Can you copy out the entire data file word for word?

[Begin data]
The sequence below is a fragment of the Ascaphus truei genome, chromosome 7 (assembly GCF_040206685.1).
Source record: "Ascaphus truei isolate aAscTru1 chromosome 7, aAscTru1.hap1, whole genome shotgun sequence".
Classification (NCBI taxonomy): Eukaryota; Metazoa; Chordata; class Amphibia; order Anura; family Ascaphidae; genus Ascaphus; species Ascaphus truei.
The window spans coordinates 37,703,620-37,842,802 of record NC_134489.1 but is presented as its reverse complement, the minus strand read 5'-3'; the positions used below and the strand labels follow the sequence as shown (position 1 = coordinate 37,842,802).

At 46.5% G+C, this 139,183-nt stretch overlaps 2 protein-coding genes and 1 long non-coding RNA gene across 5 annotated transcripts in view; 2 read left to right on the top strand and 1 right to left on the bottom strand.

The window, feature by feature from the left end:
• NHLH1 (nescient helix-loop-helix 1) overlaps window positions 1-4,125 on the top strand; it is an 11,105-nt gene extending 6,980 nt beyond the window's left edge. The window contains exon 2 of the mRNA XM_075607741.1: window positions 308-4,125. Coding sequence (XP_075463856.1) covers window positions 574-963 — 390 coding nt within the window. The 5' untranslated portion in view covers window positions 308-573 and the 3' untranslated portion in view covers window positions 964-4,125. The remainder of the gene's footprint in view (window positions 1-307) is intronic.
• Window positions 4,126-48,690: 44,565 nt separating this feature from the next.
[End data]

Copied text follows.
The sequence below is a fragment of the Ascaphus truei genome, chromosome 7 (assembly GCF_040206685.1).
Source record: "Ascaphus truei isolate aAscTru1 chromosome 7, aAscTru1.hap1, whole genome shotgun sequence".
Classification (NCBI taxonomy): Eukaryota; Metazoa; Chordata; class Amphibia; order Anura; family Ascaphidae; genus Ascaphus; species Ascaphus truei.
The window spans coordinates 37,703,620-37,842,802 of record NC_134489.1 but is presented as its reverse complement, the minus strand read 5'-3'; the positions used below and the strand labels follow the sequence as shown (position 1 = coordinate 37,842,802).

At 46.5% G+C, this 139,183-nt stretch overlaps 2 protein-coding genes and 1 long non-coding RNA gene across 5 annotated transcripts in view; 2 read left to right on the top strand and 1 right to left on the bottom strand.

The window, feature by feature from the left end:
• NHLH1 (nescient helix-loop-helix 1) overlaps window positions 1-4,125 on the top strand; it is an 11,105-nt gene extending 6,980 nt beyond the window's left edge. The window contains exon 2 of the mRNA XM_075607741.1: window positions 308-4,125. Coding sequence (XP_075463856.1) covers window positions 574-963 — 390 coding nt within the window. The 5' untranslated portion in view covers window positions 308-573 and the 3' untranslated portion in view covers window positions 964-4,125. The remainder of the gene's footprint in view (window positions 1-307) is intronic.
• Window positions 4,126-48,690: 44,565 nt separating this feature from the next.